(b) “birds and animals and every creeping thing that creeps on the earth” are brought forth to “swarm upon the earth” in 1:20–21, 24–25 and 8:17–19;

(c) God establishes the days and seasons in 1:14–18 and 8:22;

(d) God’s blessing rests upon the animals as he commands them to “be fruitful and multiply on the earth” in both 1:22 and 8:17;

(e) man is brought forth and he receives the blessing of God: “Be fruitful and multiply and fill the earth” in 1:28 and 9:1, 7;

(f) Man is given dominion over the animal kingdom in 1:28 and 9:2;

(g) God provides food for man in 1:29–30 and 9:3 (this latter regulation makes a direct reference back to the previous passage when it includes the statement, “As I have given the green plant”);

(h) in 9:6 the writer quotes from 1:26–27 concerning the image of God in man. The author repeatedly emphasizes the fact that the world is beginning again with a fresh start. But Noah does not return to the paradise of Adam, for the significant difference is that “the intent of man’s heart is evil” (Gen. 8:21)”

If an actual local flood inspired the Mesopotamian myths, that doesn’t change the fact that we are reading theological fiction --polemic against other flood mythology, a defense of God amidst natural disaster.

There was no Noah or at least that is not the important question to even consider. There are billions of Noahs because we are all Noah as the story goes. Listen to God the story teaches amongst other things. I think it’s also important to see ourselves both as Noah and also to dispense with the Disney princess theology and see ourselves as the people around Noah. As the famous quote goes, we don’t like to see ourselves as the villains in the story, we are Israel, never Egypt, the tax collector, Never the Pharisees, the woman anointing Jesus, never Judas etc… More times than not we might be wise to view ourselves as the other person/entity in the story.

Many of us also now believe that floods in general are not specific acts of anger by the gods but a part of the natural order that is contingent upon and upheld by God. So parts of the flood story no longer apply but other parts will reverberate until the end of days. The Biblical deluge is no more local than creation itself and its no more historical than the Lord of the Rings.


I’m aware the flood as recreation is not a new idea, I just liked how succintly this scholar explained it and the conceptual treatment of destruction. Also I think it’s interesting to examine the flood in light of other questions about God and violence in the OT, which is the focus of Lynch’s scholarship.


I have to admit, whenever I read the title of this post, I think of waterskiing behind the ark.


Can we know for sure there was no water-skiing? I mean, the koalas were building kelp rafts.


I admit I had to look it up. Found an image online:

Not sure if that is what you meant but that is one way to look at it. I don’t doubt its validity. Make the best out of a bad situation. Very Christian through and through. There is natural evil in the world and we have to do our part during it.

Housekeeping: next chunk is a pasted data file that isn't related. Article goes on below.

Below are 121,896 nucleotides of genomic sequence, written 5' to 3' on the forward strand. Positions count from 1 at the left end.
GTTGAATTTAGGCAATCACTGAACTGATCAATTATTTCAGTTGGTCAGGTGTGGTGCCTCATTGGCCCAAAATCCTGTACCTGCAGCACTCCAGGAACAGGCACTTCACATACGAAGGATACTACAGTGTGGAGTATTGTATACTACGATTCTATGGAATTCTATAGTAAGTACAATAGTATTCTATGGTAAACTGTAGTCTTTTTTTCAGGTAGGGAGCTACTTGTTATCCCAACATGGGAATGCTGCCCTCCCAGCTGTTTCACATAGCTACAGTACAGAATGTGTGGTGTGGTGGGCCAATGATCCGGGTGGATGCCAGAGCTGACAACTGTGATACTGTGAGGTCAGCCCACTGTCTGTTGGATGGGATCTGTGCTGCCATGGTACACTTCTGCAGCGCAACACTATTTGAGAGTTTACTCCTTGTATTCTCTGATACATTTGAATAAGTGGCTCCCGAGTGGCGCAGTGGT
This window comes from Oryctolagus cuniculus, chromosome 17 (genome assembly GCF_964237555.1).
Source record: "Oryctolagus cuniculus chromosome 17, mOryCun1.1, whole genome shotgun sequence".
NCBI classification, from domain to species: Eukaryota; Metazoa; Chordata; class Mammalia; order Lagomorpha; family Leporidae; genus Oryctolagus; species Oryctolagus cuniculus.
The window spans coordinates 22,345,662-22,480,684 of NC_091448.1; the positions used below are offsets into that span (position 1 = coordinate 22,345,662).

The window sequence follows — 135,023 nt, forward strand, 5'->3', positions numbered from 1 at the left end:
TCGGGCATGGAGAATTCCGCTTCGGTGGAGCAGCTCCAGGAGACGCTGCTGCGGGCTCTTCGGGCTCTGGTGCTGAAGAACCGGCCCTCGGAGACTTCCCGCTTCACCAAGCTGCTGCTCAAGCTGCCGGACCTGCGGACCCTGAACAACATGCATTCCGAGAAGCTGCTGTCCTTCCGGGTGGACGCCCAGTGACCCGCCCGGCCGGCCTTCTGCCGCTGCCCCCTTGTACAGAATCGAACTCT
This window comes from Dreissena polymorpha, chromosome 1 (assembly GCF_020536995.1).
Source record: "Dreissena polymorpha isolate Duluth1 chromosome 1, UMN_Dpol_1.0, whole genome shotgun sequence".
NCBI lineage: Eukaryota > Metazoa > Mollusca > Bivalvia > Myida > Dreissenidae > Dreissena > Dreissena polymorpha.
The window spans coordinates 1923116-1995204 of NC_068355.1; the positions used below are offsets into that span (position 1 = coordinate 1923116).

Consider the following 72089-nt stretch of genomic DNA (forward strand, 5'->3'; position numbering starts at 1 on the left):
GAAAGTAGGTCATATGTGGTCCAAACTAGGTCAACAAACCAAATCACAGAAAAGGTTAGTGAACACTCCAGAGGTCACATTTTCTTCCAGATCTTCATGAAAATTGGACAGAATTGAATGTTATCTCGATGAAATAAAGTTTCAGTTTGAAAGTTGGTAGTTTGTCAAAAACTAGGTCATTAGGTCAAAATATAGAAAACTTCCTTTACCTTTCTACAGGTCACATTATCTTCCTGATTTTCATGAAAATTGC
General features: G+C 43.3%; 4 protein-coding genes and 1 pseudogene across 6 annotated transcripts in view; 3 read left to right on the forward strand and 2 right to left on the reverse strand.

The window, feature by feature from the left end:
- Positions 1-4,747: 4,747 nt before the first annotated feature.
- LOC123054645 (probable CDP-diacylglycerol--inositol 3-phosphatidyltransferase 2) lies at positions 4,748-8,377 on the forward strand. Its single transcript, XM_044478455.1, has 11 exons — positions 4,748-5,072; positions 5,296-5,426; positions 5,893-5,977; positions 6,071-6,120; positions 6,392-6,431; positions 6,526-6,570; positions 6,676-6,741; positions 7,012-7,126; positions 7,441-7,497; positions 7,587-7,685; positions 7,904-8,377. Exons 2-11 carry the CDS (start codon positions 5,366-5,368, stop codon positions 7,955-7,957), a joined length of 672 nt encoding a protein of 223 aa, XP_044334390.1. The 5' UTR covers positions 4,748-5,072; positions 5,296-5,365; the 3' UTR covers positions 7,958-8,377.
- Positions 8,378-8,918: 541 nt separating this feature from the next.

The other way of looking at it is to recognize trauma and PTSD. We can wonder if he was as happy not only during when everything around him drowned, but when he exited and saw a desolate wasteland littered with bloating corpses? Was he elated to have been spared or did he feel like a holocaust survivor? Or nothing at all? Karen Armstrong captures this idea quite vividly:

So many Sunday school lessons and children’s books display the ark as such a happy story. Sure, God saved the righteous as the fable goes. I still find it mortifying. Probably because so many people think its details are literally true. We seem to routinely underestimate and dehumanize the terrible nature of what happened. The text at least hints at it in saying that God regretted making us.


1 Like

You know its always the same…people use the moral argument in an attempt to rationalise that God doesnt kill and demand killing.
The facts are, He absolutely did demand such things in the Old Testament and he did it often.
A classic example was the failure of King Saul to completely wipe out a city and everything in it in 1 Samuel 15
What is rarely discussed are the reasons why these events took place at the behest of our seemingly “loving creator”.

Read what God said to King Saul through the prophet Samuel. Remember that prophets in old testament times were the main source of Gods revelation to humanity…

1Then Samuel said to Saul, “The LORD sent me to anoint you king over His people Israel. Now therefore, listen to the words of the LORD. 2This is what the LORD of Hosts says: ‘I witnessed what the Amalekites did to the Israelites when they ambushed them on their way up from Egypt. 3Now go and attack the Amalekites and devote to destructiona all that belongs to them. Do not spare them, but put to death men and women, children and infants, oxen and sheep, camels and donkeys.’ ”